After my latest review, a Speed:Sport:Life reader challenged me to revisit my love for my VW. Since I aim to please, and because perhaps I should atone (just a little bit) for turning a car review into a religion-inspired diatribe, here, I oblige.

So, my love affair with my GTI, never as simple as it should be. We’ve been estranged recently, she and I; I live on the eighth floor of a large urban dwelling and I pay a princely sum for her to decorate the basement garage. The conclusion I reached is this: Mass transit’s a godsend to my car and I.

As my mid-twenties passed me by, I’ve come to think that driving is a problem, not a privilege. Sitting in traffic sucks my life away. I know no one likes it, but it profoundly affects me. Even when I know it will be over soon, sometimes I get really stressed for no good reason. There are times when it gets so bad that it aggravates my other stressors in life. Perhaps purchasing marijuana online and ingesting a small amount could provide temporary relief. But what bothers me is that it affects me in a way others seem immune to, much the way I’m debilitated by seasonal depression while the rest of the world simply zips coats and tugs on gloves. I’ve come to believe the two are related: roadblocks that keep me bound and immobile. In my imagination, I’m on a Michael Douglas “Falling Down”-style tirade; the reality more closely resembles the opening of “Office Space,” mopey and dejected, blaring music that would probably get my ass kicked.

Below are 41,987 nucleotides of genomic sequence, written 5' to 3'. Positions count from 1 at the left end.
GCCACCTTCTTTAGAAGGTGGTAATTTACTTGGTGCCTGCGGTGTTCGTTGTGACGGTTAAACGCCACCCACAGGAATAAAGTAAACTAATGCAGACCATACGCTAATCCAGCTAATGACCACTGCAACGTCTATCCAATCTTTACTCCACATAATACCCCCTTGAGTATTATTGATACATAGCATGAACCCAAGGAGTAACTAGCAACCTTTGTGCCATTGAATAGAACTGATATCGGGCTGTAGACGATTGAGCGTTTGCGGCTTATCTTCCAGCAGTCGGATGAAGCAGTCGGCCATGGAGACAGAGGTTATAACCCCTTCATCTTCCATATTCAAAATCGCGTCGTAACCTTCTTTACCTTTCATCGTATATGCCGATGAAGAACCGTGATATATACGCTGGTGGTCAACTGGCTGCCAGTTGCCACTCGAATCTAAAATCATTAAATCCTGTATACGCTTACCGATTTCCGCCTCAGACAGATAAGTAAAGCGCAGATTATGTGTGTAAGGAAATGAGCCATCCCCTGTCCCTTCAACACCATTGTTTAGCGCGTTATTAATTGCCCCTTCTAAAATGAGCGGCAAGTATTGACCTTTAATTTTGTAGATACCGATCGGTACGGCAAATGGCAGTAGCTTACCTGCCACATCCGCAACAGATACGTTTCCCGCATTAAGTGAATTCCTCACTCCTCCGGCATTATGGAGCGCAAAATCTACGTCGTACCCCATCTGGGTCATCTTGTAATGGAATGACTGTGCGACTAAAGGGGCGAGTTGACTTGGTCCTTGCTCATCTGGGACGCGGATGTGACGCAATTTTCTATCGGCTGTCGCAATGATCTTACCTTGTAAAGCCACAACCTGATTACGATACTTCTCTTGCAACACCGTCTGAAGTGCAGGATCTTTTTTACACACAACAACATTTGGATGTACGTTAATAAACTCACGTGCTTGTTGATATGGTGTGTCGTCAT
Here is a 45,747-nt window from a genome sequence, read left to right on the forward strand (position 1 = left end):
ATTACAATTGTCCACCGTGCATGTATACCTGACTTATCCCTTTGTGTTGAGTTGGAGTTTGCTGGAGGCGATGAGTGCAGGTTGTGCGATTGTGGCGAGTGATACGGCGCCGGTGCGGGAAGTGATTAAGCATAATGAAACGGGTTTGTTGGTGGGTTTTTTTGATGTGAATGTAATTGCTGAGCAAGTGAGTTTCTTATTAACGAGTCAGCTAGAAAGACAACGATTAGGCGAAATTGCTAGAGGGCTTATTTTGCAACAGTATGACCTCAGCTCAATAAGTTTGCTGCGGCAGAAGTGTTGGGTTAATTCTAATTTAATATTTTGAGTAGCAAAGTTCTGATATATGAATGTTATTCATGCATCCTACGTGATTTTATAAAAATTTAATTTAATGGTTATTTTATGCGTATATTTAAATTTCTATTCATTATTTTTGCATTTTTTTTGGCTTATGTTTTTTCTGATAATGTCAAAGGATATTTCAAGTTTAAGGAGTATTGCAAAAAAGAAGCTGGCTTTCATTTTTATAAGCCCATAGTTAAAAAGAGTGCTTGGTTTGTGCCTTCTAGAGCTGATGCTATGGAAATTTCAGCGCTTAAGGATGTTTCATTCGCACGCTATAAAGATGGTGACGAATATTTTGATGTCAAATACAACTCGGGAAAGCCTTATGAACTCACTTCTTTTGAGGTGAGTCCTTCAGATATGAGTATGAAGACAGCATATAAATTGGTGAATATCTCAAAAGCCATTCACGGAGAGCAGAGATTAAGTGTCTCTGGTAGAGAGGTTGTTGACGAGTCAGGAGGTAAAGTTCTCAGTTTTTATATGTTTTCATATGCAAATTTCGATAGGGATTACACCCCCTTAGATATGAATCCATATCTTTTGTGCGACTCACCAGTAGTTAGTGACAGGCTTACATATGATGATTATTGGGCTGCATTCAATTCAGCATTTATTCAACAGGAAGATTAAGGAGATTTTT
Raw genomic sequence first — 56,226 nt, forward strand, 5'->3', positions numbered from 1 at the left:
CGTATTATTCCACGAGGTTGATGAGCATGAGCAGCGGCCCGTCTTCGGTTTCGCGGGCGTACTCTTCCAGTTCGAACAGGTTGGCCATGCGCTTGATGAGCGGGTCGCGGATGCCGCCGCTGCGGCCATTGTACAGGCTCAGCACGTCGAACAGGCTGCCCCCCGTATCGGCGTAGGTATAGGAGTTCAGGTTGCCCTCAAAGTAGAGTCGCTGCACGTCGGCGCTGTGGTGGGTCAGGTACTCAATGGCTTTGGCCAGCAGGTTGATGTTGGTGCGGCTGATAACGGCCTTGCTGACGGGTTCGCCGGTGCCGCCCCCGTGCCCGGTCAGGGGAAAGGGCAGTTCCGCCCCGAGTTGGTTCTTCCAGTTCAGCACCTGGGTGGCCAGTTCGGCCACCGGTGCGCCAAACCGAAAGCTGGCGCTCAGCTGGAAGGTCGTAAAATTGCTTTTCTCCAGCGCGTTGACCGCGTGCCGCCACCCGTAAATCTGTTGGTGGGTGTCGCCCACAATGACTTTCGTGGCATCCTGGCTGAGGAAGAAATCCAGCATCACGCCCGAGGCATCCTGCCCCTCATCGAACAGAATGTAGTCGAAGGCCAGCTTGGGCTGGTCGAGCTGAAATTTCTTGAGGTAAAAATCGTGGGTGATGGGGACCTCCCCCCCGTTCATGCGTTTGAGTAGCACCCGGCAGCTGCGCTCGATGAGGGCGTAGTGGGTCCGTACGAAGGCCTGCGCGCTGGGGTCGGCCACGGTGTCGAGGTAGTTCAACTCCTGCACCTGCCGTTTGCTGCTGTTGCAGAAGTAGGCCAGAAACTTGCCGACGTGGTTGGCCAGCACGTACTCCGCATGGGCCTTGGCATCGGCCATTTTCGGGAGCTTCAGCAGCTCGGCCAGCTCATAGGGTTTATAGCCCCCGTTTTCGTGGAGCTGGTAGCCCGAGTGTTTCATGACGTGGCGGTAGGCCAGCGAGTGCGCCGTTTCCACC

Mass transit is a system that’s always made sense to me but was never available. Growing up in Springfield, Massachusetts, the juncture of Interstates 90 and 91, meant that a drive to Hartford qualified as “a long commute”; Boston, “a really freakin’ long commute.” My high school Latin teacher drove out from a Boston suburb (Latin being, shall we say, a niche market) and to his students, it was the final check mark on the list that certified his nuttiness.

Then I moved to Vermont, where, in times of inclement weather, my six-mile drive to work took up to two hours. Even when the heat failed in my winter beater, a decrepit Audi 4000 quattro that I loved dearly, I rubbed my hands together briskly and without much complaint, and was grateful that my GTI could hibernate until spring.

When I moved to the Chicago suburbs, which stretch from Wisconsin to Indiana, I found myself driving even farther and it felt no less ridiculous. But once again, I’ve been able to retire my car for the winter, a key element of my fantasy life, how I define “adulthood.” I managed to land a new job while we were moving downtown, which put me right at the hub of Chicago’s Metra lines. It’s this convenience that allows me to ignore, on a daily basis, that I now commute to a far suburban branch of a publishing conglomerate whose global headquarters are in a skyscraper visible from my bedroom window.